There are two big plays in this game that really show what Marsh is all about. The main one comes at 3:06. He’s lined up over the A gap, initiates contact with the left guard and drives him into his own end zone. The quarterback senses the pressure immediately and panics — Marsh disengages from the guard and closes in on the sack/safety. The QB desperately tries to get rid of the football and throws an interception, turning the ball over in his own red zone.

Marsh didn’t record a stat for this play but it was all on him. Brute power to drive back the guard, the ability to disengage and force the mistake/turnover. This is brilliant, textbook interior rush play — befitting any of the top three techniques. It’s not always about pure speed and exploding through gaps — in the NFL you need plays like this where you just win in combat.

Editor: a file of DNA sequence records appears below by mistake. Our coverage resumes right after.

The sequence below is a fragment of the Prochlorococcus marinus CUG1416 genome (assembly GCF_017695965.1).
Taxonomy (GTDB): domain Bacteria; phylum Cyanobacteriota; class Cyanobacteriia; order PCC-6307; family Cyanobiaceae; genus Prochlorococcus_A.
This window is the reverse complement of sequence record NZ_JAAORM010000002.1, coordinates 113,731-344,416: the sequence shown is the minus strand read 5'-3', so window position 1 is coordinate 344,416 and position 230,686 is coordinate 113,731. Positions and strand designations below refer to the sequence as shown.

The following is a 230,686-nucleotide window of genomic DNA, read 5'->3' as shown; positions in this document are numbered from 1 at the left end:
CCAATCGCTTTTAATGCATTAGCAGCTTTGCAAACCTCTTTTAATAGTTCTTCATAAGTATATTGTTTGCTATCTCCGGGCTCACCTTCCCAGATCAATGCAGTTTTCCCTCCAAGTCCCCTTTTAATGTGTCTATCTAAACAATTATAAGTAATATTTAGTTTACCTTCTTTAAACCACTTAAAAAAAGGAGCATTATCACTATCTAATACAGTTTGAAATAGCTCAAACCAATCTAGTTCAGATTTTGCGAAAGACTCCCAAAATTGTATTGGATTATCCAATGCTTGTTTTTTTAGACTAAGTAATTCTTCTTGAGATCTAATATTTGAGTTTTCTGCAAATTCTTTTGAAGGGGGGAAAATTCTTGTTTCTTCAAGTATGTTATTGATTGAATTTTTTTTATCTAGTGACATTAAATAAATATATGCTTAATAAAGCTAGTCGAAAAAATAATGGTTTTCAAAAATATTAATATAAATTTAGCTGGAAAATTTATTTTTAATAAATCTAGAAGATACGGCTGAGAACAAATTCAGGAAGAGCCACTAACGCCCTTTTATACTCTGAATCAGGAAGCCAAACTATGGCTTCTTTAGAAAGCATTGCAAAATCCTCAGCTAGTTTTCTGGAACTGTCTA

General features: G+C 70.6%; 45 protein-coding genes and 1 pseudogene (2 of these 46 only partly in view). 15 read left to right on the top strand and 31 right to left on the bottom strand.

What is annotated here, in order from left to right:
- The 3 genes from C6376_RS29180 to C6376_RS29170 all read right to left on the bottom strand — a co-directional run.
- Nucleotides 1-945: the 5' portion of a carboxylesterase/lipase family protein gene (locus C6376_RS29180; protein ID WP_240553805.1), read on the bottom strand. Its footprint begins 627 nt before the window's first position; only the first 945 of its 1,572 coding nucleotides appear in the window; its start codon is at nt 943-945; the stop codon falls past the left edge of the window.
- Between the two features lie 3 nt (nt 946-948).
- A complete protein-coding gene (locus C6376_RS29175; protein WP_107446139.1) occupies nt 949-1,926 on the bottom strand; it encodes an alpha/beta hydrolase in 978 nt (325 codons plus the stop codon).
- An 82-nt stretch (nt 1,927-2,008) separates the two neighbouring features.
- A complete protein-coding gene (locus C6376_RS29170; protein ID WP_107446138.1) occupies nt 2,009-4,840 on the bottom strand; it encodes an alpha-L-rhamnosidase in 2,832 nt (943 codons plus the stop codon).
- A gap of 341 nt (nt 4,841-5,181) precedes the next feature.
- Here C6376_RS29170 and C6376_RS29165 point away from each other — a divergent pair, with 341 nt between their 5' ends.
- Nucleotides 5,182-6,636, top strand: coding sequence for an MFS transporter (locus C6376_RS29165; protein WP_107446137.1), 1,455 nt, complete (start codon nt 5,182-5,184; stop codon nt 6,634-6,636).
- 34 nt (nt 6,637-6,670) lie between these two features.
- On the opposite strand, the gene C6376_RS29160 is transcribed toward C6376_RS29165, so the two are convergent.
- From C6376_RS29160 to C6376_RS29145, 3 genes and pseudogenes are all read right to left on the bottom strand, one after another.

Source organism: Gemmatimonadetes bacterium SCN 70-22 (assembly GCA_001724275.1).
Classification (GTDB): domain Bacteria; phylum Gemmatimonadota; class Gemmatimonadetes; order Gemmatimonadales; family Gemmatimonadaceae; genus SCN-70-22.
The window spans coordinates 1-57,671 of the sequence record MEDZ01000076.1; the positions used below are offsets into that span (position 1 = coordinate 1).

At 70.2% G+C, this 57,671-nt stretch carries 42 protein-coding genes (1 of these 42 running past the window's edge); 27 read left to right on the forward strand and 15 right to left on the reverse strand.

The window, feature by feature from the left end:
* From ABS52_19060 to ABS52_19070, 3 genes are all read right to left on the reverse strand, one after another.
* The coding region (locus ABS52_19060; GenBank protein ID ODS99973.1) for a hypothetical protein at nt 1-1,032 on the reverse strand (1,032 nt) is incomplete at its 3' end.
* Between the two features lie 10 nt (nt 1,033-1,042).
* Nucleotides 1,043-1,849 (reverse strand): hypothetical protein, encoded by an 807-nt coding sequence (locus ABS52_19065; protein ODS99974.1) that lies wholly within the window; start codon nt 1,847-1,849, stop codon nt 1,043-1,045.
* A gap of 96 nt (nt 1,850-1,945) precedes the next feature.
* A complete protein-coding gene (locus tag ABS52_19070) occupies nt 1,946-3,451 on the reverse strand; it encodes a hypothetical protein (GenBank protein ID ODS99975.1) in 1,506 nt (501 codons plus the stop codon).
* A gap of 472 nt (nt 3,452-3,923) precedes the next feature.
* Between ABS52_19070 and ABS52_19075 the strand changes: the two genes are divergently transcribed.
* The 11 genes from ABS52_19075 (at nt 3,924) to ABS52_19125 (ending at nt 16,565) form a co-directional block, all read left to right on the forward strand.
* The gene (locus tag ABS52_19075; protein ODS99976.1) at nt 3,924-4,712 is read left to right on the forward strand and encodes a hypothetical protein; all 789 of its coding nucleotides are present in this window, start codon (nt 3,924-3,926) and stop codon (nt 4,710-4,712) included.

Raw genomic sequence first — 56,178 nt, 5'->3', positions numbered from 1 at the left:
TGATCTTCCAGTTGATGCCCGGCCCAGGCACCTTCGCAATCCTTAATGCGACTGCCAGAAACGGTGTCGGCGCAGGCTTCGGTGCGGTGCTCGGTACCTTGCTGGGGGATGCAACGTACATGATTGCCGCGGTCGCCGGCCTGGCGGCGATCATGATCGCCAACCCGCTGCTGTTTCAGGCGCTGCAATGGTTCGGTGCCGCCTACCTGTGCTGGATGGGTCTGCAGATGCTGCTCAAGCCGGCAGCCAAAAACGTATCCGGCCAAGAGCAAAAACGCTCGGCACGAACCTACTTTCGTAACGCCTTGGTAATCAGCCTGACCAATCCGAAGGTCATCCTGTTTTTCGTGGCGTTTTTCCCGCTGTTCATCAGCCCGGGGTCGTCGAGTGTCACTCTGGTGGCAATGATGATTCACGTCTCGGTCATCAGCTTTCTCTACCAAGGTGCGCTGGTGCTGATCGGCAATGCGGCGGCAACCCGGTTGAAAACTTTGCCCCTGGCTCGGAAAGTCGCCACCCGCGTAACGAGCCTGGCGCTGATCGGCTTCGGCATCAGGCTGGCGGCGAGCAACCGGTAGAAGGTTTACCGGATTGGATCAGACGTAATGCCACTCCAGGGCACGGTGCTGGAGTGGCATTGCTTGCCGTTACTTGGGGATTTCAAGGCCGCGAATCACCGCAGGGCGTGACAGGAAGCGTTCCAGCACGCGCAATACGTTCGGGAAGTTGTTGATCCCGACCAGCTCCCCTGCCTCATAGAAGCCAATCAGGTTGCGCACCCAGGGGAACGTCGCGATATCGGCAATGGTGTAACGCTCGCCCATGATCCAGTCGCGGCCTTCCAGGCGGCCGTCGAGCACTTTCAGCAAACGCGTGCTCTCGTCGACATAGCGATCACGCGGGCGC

At 0:26 we see another example where he keeps his feet moving to drive back the center into the quarterback, again collapsing the pocket. He shows active, violent hands. I’m a sucker for interior rush plays like this where you drive the lineman back into his own QB. Speed’s fun to watch, but this is just a great exhibition of power and flat out wanting it more. It’s about desire.

Look at those two plays and remember this is a 14-reps guy on the bench. Now imagine what a summer in the weight room at the VMAC could lead to.

It’s not just about power either. Look at the quick hands at 4:12 and 5:03. If you want to see Marsh’s daft penalty for the game, head to 4:30 for a late hit out of bounds. He plays almost the entire game inside and doesn’t get blown up until 5:16 on 4th and 1 — a situation he wouldn’t face at the next level (not working inside, anyway).